Mon May 10th 2010
Seminar Fungal fluid mechanics
Marcus Roper


To grow and disperse effectively, fungi must solve hard physical problems. I'll show how math modeling and table top experiments can be used to illuminate these problems and to connect events that can happen in less than the blink of an eye with the lengthy evolutionary paths taken to achieve them. I'll focus on two problems of recent interest to me:

#1. The forcibly launched spores of ascomycete fungi must eject through a boundary layer of nearly still air in order to reach dispersive air flows. Because of their microscopic size singly ejected spores are almost immediately brought to rest by fluid drag. However, by coordinating the ejection of thousands or hundreds of thousands of spores, some fungi are able to sculpt a flow of air that carries spores across the boundary layer and around any intervening obstacles.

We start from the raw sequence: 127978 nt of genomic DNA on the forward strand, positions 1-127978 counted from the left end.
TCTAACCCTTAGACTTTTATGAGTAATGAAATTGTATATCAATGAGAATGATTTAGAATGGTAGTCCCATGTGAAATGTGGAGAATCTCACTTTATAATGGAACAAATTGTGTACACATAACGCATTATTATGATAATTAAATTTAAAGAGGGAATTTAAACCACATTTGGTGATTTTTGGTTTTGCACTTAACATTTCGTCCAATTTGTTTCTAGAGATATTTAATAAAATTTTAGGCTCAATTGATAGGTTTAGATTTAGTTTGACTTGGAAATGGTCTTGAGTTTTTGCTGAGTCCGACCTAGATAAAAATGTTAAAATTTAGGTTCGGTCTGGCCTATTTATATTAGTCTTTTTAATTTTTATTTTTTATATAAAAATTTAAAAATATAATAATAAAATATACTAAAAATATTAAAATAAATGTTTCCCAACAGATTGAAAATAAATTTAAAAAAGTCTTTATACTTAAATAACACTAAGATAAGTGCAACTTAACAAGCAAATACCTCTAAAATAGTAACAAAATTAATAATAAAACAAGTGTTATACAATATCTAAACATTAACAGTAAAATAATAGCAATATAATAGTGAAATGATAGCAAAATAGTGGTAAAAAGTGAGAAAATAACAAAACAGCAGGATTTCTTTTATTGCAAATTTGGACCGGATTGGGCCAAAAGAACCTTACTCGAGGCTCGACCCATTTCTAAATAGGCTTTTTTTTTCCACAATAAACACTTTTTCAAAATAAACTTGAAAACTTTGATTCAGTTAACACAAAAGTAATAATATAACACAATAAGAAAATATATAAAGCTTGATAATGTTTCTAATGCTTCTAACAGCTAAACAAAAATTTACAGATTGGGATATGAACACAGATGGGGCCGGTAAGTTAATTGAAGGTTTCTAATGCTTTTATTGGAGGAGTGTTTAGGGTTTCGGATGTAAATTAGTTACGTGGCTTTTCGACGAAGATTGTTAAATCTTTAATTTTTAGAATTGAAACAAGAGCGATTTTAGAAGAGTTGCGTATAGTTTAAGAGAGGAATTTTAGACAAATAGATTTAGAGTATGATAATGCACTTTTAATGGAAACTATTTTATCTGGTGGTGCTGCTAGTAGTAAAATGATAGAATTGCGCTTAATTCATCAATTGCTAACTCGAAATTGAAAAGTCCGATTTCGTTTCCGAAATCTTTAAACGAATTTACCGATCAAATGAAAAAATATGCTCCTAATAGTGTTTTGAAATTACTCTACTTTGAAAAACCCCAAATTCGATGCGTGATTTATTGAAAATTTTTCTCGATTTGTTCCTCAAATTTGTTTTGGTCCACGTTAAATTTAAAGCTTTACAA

#2. A growing filamentous fungi may harbor a diverse population of nuclei. There is evidence that this internal diversity makes pathogenic fungi more virulent, and allows fungi in general to better exploit heterogeneous substrates. I'll describe our experiments to map out the strong mixing currents that maintain stable populations of diverse nuclei at the growing tips.
Go back to the agenda.

The 10th Complex Motion in Fluids 2021
Max Planck Gesellschaft
Centre for Scientific Computing